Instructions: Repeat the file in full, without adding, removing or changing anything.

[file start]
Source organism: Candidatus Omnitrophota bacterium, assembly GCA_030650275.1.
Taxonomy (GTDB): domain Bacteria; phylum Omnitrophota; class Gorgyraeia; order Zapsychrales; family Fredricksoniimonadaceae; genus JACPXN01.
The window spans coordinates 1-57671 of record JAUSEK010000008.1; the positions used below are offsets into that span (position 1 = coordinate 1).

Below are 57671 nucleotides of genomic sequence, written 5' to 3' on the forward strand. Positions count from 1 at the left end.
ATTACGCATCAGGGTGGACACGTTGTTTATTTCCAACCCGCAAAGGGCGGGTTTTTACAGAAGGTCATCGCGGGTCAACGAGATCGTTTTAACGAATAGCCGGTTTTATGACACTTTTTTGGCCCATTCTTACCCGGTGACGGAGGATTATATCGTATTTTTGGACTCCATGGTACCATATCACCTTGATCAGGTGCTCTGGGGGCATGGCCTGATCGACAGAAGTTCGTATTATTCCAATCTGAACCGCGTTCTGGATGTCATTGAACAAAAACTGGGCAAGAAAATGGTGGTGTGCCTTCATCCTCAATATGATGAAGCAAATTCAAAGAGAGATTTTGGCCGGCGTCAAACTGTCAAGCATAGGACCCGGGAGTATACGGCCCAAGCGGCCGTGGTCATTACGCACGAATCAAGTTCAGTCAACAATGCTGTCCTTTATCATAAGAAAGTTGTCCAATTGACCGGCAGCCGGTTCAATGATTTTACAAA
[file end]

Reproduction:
Source organism: Candidatus Omnitrophota bacterium, assembly GCA_030650275.1.
Taxonomy (GTDB): domain Bacteria; phylum Omnitrophota; class Gorgyraeia; order Zapsychrales; family Fredricksoniimonadaceae; genus JACPXN01.
The window spans coordinates 1-57671 of record JAUSEK010000008.1; the positions used below are offsets into that span (position 1 = coordinate 1).

Below are 57671 nucleotides of genomic sequence, written 5' to 3' on the forward strand. Positions count from 1 at the left end.
ATTACGCATCAGGGTGGACACGTTGTTTATTTCCAACCCGCAAAGGGCGGGTTTTTACAGAAGGTCATCGCGGGTCAACGAGATCGTTTTAACGAATAGCCGGTTTTATGACACTTTTTTGGCCCATTCTTACCCGGTGACGGAGGATTATATCGTATTTTTGGACTCCATGGTACCATATCACCTTGATCAGGTGCTCTGGGGGCATGGCCTGATCGACAGAAGTTCGTATTATTCCAATCTGAACCGCGTTCTGGATGTCATTGAACAAAAACTGGGCAAGAAAATGGTGGTGTGCCTTCATCCTCAATATGATGAAGCAAATTCAAAGAGAGATTTTGGCCGGCGTCAAACTGTCAAGCATAGGACCCGGGAGTATACGGCCCAAGCGGCCGTGGTCATTACGCACGAATCAAGTTCAGTCAACAATGCTGTCCTTTATCATAAGAAAGTTGTCCAATTGACCGGCAGCCGGTTCAATGATTTTACAAA